McCain, meanwhile, has run a finger-wagging, holier-than-thou campaign. He insists he doesn't request any earmarks, even though he has: In 2003, he doled out $14.3 million to Luke Air Force Base in Arizona. He also insists that he is "the only one the special interests don't give any money to," even though he has lapped the field when it comes to surrounding himself with lobbyists. Public Citizen, the nonprofit watchdog group, has identified sixty-six current or former lobbyists who are either major fundraisers or bundlers for McCain, a number that far exceeds either Clinton or Obama. Like Hillary, McCain has not been shy about doing favors for his lobbyist friends while milking their companies for campaign contributions. As chair of the Senate Commerce Committee, McCain obliged several firms, including Paxson Communications and Glencairn, by proposing an amendment that would have enabled them to own multiple TV stations in the same market. Though the measure was never adopted, Paxson rewarded McCain with a flight on its private jet, and a Glencairn executive made donations to McCain's campaign a month after he held the hearing.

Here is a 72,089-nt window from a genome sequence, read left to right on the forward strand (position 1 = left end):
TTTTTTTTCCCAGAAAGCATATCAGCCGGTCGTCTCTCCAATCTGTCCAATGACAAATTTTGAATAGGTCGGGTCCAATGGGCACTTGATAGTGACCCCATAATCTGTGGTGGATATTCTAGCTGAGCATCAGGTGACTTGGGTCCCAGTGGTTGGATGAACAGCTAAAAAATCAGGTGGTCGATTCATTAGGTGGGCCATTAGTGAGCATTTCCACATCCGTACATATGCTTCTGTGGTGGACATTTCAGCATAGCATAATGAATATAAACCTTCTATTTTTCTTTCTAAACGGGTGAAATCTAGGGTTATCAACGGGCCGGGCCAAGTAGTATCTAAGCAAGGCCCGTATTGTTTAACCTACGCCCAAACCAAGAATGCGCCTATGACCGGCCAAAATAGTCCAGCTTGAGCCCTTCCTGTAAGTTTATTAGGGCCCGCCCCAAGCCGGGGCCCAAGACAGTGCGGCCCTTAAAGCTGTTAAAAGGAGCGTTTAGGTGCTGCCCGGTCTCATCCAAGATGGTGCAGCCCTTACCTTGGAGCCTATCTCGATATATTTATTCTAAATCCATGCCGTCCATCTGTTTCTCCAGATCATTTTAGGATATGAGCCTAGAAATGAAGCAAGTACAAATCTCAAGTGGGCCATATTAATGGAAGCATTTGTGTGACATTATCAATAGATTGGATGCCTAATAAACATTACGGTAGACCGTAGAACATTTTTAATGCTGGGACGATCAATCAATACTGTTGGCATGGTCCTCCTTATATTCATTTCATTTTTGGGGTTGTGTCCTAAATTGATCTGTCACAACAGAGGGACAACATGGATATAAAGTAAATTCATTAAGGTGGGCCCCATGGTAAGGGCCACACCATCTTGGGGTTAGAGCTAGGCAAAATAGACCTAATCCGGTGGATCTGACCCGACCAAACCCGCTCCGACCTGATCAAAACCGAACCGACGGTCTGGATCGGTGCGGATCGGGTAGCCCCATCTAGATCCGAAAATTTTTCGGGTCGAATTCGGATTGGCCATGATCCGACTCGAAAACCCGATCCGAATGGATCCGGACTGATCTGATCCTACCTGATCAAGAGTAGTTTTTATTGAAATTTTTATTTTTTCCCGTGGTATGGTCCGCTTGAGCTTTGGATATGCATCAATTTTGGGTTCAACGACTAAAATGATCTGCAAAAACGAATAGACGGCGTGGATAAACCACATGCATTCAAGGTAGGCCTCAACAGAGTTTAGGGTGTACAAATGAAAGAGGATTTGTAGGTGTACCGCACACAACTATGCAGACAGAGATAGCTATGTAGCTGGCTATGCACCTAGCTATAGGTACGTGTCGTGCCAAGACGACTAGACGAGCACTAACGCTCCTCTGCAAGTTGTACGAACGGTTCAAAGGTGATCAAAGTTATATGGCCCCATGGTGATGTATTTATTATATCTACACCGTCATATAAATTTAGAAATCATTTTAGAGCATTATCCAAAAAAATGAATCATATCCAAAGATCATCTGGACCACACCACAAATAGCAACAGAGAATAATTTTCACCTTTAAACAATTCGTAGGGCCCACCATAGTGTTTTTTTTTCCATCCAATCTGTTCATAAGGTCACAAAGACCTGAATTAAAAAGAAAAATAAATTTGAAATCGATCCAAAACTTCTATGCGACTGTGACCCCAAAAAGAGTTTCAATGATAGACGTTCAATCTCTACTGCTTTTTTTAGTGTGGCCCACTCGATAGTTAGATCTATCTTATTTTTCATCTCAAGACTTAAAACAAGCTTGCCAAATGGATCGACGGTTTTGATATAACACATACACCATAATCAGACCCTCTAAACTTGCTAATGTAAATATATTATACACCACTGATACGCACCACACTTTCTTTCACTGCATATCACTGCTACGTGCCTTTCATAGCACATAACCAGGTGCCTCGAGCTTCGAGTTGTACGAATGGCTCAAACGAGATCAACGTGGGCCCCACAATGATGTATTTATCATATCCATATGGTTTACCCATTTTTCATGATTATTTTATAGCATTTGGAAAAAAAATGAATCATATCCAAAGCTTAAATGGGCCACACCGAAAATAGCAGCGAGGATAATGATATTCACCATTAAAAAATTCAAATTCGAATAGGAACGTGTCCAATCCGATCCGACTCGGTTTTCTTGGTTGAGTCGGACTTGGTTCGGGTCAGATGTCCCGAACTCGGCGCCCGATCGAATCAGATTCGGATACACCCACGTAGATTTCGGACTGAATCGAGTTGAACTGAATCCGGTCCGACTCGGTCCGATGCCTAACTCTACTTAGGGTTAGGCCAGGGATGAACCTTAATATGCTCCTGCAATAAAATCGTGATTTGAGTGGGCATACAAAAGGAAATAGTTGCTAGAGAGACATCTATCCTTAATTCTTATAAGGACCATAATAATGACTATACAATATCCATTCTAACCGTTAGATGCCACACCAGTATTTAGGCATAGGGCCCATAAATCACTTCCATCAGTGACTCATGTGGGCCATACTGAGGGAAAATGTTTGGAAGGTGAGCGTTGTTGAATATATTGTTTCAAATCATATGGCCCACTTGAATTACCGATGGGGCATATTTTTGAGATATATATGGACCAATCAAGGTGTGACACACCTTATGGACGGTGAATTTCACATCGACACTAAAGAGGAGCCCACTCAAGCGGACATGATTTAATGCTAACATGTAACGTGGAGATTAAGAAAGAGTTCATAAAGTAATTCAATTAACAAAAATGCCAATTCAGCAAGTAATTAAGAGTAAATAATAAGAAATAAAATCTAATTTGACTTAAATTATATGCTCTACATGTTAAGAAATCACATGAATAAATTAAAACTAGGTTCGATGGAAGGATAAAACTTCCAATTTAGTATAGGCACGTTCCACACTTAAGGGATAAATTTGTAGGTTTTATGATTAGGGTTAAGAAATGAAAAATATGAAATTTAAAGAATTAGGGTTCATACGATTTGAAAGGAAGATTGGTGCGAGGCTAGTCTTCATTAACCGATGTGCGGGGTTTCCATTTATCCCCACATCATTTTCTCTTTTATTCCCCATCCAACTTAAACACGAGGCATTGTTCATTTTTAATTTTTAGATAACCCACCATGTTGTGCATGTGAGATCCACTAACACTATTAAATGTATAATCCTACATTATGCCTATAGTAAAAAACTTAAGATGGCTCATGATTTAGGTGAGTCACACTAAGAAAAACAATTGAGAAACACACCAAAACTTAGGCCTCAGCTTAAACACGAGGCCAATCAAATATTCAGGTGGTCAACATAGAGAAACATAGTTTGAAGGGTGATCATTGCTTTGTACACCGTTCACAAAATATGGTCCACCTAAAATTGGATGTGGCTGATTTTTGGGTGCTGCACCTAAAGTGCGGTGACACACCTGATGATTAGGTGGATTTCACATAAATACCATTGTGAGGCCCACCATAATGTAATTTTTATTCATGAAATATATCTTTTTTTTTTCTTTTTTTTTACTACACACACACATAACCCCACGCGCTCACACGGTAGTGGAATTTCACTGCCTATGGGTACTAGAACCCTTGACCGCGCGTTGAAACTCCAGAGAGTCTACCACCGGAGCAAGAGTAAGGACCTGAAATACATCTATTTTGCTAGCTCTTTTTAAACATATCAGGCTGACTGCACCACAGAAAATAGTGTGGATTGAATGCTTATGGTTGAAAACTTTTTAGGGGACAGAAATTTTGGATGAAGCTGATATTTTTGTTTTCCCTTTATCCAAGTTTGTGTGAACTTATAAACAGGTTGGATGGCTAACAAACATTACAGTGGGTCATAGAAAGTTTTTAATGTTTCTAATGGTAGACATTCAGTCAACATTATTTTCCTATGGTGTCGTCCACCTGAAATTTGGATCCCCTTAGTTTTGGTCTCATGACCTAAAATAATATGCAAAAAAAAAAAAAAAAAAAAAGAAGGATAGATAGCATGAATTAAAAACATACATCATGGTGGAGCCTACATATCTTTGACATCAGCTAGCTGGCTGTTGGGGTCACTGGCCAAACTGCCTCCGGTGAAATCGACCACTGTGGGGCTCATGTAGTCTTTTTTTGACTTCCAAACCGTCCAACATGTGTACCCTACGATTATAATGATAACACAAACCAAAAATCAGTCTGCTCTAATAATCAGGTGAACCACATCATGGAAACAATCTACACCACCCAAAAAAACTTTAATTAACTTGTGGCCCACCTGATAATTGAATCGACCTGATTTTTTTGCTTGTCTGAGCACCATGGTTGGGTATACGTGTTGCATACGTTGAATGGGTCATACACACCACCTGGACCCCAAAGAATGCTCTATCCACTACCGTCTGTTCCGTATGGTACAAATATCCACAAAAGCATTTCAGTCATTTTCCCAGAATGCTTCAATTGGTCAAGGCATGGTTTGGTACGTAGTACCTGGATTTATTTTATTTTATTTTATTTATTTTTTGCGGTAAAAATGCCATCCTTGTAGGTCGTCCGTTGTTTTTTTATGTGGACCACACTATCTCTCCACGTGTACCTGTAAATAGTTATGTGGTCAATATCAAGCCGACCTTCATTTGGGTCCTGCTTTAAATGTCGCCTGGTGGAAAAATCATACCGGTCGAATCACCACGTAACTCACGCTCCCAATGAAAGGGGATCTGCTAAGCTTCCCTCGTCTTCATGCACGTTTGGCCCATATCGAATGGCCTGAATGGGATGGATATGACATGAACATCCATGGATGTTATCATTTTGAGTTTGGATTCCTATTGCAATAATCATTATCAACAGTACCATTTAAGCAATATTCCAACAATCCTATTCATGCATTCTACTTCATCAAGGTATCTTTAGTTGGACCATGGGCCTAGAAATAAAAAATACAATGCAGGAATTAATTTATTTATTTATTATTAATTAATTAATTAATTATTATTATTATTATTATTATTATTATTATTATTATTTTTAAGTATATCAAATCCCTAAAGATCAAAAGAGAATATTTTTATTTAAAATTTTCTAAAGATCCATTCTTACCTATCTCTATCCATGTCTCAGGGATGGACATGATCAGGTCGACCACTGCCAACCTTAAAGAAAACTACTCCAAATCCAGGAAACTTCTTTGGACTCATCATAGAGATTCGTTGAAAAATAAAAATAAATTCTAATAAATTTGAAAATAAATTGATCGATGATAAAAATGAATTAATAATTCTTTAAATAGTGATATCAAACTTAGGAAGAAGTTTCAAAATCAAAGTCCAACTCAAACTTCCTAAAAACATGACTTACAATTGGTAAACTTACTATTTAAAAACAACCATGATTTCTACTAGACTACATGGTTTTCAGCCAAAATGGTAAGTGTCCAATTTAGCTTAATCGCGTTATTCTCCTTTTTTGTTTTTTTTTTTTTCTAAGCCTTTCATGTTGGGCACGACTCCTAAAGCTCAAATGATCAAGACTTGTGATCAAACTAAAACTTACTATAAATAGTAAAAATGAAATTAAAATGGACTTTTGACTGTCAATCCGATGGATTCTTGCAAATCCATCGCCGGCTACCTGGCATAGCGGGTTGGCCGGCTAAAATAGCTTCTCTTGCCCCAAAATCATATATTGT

But neither McCain nor Obama have been able to match Clinton when it comes to playing on their connections for campaign contributions. Last fall, while Obama was answering questions about using his leadership PAC to give $10,000 donations to politicians who supported him in key campaign-trail states, no one blinked when former senator Bob Kerrey showed up in Iowa to campaign for Hillary. Kerrey these days is president of the New School in Manhattan, which, like Butts' Abyssinian Development Corporation, scored more than $1.5 million in federal earmarks this year courtesy of Hillary. The school also boasts three trustees who are "Hillraisers" or Hillary bundlers -- meaning they've raised $100,000 apiece for her presidential run. The notorious scam artist Norman Hsu, who raised $850,000 for Clinton before being indicted for fraud last December, was another New School trustee.